US coal dying. President Barack Obama’s latest toughening of pollution rules governing America’s power industry grabbed the headlines overnight. Only hours before, Alpha Natural Resources went bust with US$7.11 billion in liabilities (and has lost money for the past 14 quarters in a row). Alpha is America’s second-biggest coal miner, with 50 mines across the US Midwest and Appalachian regions. It is second only to Peabody Energy, which last week cut 550 jobs and revealed $1 billion dollar-plus loss and write-down because of weak demand for coal and falling prices in the US and export markets (not “new” news in Australia).

Alpha blamed its bankruptcy on tougher regulatory standards and policies that favour renewable energy, as well the weakening prices for its coal. The big driver of the slide in US coal prices has been the rising use of cheaper gas (natural and shale based) in power stations and other consumers. — Glenn Dyer

All that tweets is not gold. Twitter shares hit an all-time low overnight of US$29.27, down 58% from their all-time high in January of last year. And shares in Apple closed at US$118.19, this morning in New York, their lowest point since January, and 10% under their pre-earnings high of US$133 two weeks ago, before the June quarter profit report. And  Reuters said Apple lost ground because a research firm issued a report saying the iPhone-maker had lost market share in China (its fastest growing market) in the June quarter, which was confirmed by its finance boss last week. Twitter fell because investors think the management is clueless about future growth when user numbers have stalled (although ad revenues are still rising nicely).

Despite its dip, Apple remains the most valuable company in the world, but at the moment, life seems to be getting tougher for the techs and nets. Other high tech performers such as Netflix and Amazon have also lost ground in the past week — the former is down 4%, the latter has had an 8.2% slide in the price of its shares. — Glenn Dyer

Suncorp’s dividend spin. Brisbane-based bank and insurance group Suncorp boasted this morning that it will payout 100% of its 2014-15 profit of $1.1 billion to shareholders. That sounds grand. And the company said it was paying a total of 88 cents a share, including a final dividend of 38 cents a share (which took the total for the year to 76 cents a share, up from 75 cents, while the interim was 40 cents a share). There’s also a special dividend of 12 cents a share. But what wasn’t said or made apparent (you had to go digging in the release and back to 2013-14 reports to check) was that this is a cut. The total for 2013-14 was $1.05. Compare with the total for 2014-15 (at 88 cents a share) and you get a fall of more than 16%.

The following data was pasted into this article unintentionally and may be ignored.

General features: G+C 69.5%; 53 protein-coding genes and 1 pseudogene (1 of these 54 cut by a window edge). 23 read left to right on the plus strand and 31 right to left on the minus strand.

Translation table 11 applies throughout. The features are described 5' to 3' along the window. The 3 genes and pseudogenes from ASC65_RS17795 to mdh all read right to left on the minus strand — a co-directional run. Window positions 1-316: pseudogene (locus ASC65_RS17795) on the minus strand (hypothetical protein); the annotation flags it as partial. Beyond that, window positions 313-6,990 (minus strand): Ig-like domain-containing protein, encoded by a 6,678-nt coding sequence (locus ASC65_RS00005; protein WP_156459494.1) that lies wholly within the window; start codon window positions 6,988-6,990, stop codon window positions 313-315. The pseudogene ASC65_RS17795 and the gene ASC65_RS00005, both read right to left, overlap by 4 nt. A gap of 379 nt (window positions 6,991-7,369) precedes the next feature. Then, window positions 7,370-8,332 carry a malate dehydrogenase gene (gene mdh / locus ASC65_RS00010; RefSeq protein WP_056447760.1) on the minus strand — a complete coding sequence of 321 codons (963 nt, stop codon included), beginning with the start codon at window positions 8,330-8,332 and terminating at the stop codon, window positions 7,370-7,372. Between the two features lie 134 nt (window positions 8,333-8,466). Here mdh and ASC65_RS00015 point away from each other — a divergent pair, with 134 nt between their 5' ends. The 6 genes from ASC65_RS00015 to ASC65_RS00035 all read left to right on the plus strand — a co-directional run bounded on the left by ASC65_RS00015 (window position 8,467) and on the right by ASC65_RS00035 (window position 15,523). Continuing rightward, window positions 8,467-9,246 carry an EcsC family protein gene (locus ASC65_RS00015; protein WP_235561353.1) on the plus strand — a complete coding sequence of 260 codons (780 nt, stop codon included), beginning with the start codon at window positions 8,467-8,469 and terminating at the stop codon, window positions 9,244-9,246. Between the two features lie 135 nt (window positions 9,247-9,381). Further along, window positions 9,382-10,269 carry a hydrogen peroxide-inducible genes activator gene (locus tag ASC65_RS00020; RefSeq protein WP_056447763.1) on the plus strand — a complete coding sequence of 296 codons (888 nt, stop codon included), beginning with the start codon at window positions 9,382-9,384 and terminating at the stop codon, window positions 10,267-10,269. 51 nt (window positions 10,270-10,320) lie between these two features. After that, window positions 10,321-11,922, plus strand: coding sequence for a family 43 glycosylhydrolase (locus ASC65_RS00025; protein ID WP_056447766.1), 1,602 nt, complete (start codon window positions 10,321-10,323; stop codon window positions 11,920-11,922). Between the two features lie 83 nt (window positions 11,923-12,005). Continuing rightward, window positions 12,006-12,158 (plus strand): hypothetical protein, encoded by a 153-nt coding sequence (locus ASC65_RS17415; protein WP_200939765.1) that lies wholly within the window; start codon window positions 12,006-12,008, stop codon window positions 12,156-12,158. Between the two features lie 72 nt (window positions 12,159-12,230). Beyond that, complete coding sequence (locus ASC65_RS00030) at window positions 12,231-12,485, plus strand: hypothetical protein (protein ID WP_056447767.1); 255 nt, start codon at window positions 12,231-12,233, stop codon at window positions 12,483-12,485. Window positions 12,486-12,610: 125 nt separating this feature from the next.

The 100% of profit-payout line tells us just how desperate Suncorp’s board is to keep shareholders happy (and farewell CEO Patrick Snowball, who is about to leave) — other banks have been paying up 70% to 80% of profits to shareholders. In reality the profit after tax “from business lines” (as Suncorp puts it) for the year to June was $1.1 billion. The figure for 2013-14 was $1.3 billion. So, on the face of it, the result was flat. But Suncorp’s defence was that it had made large payouts for some big natural disasters (storms, floods and fires) in its insurance business (AAMI, GIO, Suncorp, Apia, Shannons). — Glenn Dyer

Trans Tasman housing crunch ahead? On Monday data from CoreLogic RP Data showed Australian house prices surging 11.1% in the 12 months to July, thanks to Sydney (up 18.4% in the year and 5.4% in the quarter) and Melbourne (up 11.5% in the quarter, 6.1% in the quarter and accelerating faster than Sydney). But across the Tasman today, a report revealed growth close to that in Auckland — up 10.1% in the three months to July 31, from the 9.3% growth rate in the three months to the end of June. Kiwi house prices (thanks to the Auckland bubblette) are now rising faster than at any time since November 2007, when the GFC was gathering pace. And unlike Australia, where growth in Melbourne is accelerating and helping drive prices higher nationally, NZ’s growth is concentrated in Auckland — the next fastest growth rate was 7.4% in Hamilton, and in Wellington it was just 2%, according to the government-owned property research company, Quotable Value. — Glenn Dyer